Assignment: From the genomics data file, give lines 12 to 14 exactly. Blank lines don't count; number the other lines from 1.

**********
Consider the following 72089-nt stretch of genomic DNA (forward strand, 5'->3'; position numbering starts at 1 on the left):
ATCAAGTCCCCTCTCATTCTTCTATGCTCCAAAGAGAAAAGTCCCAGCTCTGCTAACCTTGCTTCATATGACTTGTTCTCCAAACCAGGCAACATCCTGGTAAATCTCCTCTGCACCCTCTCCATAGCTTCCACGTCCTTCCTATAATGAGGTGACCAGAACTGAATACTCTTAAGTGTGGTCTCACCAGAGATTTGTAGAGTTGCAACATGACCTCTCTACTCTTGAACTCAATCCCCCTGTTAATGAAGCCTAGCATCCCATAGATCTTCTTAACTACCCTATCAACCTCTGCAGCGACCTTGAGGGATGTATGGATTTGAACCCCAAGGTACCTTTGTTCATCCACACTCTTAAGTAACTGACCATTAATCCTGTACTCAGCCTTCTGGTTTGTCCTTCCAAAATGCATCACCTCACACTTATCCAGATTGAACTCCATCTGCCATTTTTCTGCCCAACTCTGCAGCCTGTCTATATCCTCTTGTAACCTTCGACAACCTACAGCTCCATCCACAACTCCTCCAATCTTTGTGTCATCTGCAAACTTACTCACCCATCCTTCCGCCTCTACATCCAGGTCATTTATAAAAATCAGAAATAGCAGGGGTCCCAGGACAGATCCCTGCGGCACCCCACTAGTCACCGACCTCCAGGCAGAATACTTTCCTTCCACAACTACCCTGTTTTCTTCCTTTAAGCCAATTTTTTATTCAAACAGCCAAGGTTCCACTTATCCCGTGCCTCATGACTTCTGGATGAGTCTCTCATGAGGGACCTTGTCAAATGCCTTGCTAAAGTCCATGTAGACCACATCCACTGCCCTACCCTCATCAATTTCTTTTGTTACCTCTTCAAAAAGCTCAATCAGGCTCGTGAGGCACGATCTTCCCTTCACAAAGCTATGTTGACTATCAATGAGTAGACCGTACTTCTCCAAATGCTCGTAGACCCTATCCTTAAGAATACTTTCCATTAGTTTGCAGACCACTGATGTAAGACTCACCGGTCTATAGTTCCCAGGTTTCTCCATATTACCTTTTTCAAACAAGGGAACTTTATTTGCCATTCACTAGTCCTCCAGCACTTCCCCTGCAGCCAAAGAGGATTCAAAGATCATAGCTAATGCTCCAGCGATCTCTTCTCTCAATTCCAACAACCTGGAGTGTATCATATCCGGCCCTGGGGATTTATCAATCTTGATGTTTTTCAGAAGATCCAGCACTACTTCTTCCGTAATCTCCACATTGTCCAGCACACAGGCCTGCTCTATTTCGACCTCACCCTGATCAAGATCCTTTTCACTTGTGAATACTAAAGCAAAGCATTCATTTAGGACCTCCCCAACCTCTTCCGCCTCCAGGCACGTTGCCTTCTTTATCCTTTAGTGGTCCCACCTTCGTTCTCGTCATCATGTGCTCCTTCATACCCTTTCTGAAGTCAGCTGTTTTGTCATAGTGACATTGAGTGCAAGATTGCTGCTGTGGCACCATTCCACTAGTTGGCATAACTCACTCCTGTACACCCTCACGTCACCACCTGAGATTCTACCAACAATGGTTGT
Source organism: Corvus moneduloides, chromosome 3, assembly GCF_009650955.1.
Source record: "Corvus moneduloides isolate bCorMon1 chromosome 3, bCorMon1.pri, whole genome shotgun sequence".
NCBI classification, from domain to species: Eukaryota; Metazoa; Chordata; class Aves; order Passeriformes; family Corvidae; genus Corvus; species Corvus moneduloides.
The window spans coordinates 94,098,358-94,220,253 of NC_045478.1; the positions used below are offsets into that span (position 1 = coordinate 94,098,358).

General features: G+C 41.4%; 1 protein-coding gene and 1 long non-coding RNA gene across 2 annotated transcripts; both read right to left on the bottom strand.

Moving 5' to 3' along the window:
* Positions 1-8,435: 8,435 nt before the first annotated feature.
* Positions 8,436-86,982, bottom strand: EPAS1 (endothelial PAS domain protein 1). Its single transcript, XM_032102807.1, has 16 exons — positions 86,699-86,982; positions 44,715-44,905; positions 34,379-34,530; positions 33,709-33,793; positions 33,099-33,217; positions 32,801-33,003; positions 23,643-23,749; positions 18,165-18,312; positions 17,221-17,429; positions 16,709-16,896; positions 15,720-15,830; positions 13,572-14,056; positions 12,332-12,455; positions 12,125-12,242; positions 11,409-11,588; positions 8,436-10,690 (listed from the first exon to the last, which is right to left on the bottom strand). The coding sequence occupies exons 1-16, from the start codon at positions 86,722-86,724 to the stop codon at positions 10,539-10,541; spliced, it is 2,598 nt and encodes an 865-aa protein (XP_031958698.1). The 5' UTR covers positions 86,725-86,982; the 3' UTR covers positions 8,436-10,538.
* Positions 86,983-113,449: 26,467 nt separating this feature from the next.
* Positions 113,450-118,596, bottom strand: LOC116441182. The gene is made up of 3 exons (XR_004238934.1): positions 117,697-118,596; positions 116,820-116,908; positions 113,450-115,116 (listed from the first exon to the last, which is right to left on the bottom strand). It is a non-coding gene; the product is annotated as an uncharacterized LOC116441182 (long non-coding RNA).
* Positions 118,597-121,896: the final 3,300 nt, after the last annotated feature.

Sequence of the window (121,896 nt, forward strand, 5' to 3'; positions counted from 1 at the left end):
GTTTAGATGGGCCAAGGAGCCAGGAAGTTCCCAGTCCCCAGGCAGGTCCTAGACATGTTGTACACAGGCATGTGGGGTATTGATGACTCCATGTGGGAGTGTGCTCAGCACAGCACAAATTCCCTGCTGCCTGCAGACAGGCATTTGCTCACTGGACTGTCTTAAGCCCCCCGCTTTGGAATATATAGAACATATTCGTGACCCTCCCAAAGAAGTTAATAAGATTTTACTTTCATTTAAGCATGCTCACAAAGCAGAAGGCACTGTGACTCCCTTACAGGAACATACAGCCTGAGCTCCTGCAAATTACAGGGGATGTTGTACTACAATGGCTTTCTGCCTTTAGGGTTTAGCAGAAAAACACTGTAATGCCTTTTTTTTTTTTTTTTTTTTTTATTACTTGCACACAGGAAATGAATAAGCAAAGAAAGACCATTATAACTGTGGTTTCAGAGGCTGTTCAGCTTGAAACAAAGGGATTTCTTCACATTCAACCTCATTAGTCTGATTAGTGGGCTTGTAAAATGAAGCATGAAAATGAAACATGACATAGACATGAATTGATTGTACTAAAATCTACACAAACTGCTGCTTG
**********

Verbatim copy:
* Positions 113,450-118,596, bottom strand: LOC116441182. The gene is made up of 3 exons (XR_004238934.1): positions 117,697-118,596; positions 116,820-116,908; positions 113,450-115,116 (listed from the first exon to the last, which is right to left on the bottom strand). It is a non-coding gene; the product is annotated as an uncharacterized LOC116441182 (long non-coding RNA).
* Positions 118,597-121,896: the final 3,300 nt, after the last annotated feature.

Sequence of the window (121,896 nt, forward strand, 5' to 3'; positions counted from 1 at the left end):